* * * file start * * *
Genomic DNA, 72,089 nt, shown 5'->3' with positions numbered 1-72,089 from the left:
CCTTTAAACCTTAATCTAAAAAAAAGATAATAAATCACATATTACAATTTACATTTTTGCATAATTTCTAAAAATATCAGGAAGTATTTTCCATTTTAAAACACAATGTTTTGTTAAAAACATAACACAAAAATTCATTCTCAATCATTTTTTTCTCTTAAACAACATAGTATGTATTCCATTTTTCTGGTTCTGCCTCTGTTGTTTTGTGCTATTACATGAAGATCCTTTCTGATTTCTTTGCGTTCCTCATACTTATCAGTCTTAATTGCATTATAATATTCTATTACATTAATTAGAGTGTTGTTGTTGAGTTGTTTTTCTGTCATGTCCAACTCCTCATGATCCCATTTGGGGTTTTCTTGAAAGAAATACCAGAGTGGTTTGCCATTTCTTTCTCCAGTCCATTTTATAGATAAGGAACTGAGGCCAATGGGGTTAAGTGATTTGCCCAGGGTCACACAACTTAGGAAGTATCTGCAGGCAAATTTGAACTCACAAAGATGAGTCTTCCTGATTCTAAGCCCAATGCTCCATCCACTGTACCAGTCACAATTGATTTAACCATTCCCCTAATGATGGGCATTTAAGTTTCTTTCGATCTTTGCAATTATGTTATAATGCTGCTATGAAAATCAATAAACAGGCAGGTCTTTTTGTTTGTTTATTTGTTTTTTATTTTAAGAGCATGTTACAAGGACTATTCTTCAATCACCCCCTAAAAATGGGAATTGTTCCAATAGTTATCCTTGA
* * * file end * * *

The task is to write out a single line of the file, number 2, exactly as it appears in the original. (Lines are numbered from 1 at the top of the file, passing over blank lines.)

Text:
CCTTTAAACCTTAATCTAAAAAAAAGATAATAAATCACATATTACAATTTACATTTTTGCATAATTTCTAAAAATATCAGGAAGTATTTTCCATTTTAAAACACAATGTTTTGTTAAAAACATAACACAAAAATTCATTCTCAATCATTTTTTTCTCTTAAACAACATAGTATGTATTCCATTTTTCTGGTTCTGCCTCTGTTGTTTTGTGCTATTACATGAAGATCCTTTCTGATTTCTTTGCGTTCCTCATACTTATCAGTCTTAATTGCATTATAATATTCTATTACATTAATTAGAGTGTTGTTGTTGAGTTGTTTTTCTGTCATGTCCAACTCCTCATGATCCCATTTGGGGTTTTCTTGAAAGAAATACCAGAGTGGTTTGCCATTTCTTTCTCCAGTCCATTTTATAGATAAGGAACTGAGGCCAATGGGGTTAAGTGATTTGCCCAGGGTCACACAACTTAGGAAGTATCTGCAGGCAAATTTGAACTCACAAAGATGAGTCTTCCTGATTCTAAGCCCAATGCTCCATCCACTGTACCAGTCACAATTGATTTAACCATTCCCCTAATGATGGGCATTTAAGTTTCTTTCGATCTTTGCAATTATGTTATAATGCTGCTATGAAAATCAATAAACAGGCAGGTCTTTTTGTTTGTTTATTTGTTTTTTATTTTAAGAGCATGTTACAAGGACTATTCTTCAATCACCCCCTAAAAATGGGAATTGTTCCAATAGTTATCCTTGA